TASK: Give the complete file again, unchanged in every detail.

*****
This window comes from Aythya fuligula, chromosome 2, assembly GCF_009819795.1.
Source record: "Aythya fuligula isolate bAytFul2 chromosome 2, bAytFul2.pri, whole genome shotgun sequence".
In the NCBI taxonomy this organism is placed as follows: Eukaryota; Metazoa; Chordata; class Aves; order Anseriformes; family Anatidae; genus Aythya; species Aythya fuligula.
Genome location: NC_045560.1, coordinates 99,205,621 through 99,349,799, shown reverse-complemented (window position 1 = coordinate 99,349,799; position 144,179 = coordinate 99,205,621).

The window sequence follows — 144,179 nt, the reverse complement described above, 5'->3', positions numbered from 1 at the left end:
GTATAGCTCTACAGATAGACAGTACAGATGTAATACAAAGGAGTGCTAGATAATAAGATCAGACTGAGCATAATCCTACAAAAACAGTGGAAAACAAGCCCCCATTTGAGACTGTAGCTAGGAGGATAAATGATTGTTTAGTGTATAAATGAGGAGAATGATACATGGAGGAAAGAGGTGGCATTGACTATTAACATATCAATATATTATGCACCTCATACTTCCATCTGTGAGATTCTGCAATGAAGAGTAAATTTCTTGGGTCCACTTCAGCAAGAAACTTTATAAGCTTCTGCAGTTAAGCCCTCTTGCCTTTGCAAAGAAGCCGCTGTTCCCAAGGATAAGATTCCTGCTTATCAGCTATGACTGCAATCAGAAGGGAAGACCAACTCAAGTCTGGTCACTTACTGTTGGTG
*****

This window comes from Aythya fuligula, chromosome 2, assembly GCF_009819795.1.
Source record: "Aythya fuligula isolate bAytFul2 chromosome 2, bAytFul2.pri, whole genome shotgun sequence".
In the NCBI taxonomy this organism is placed as follows: Eukaryota; Metazoa; Chordata; class Aves; order Anseriformes; family Anatidae; genus Aythya; species Aythya fuligula.
Genome location: NC_045560.1, coordinates 99,205,621 through 99,349,799, shown reverse-complemented (window position 1 = coordinate 99,349,799; position 144,179 = coordinate 99,205,621).

The window sequence follows — 144,179 nt, the reverse complement described above, 5'->3', positions numbered from 1 at the left end:
GTATAGCTCTACAGATAGACAGTACAGATGTAATACAAAGGAGTGCTAGATAATAAGATCAGACTGAGCATAATCCTACAAAAACAGTGGAAAACAAGCCCCCATTTGAGACTGTAGCTAGGAGGATAAATGATTGTTTAGTGTATAAATGAGGAGAATGATACATGGAGGAAAGAGGTGGCATTGACTATTAACATATCAATATATTATGCACCTCATACTTCCATCTGTGAGATTCTGCAATGAAGAGTAAATTTCTTGGGTCCACTTCAGCAAGAAACTTTATAAGCTTCTGCAGTTAAGCCCTCTTGCCTTTGCAAAGAAGCCGCTGTTCCCAAGGATAAGATTCCTGCTTATCAGCTATGACTGCAATCAGAAGGGAAGACCAACTCAAGTCTGGTCACTTACTGTTGGTG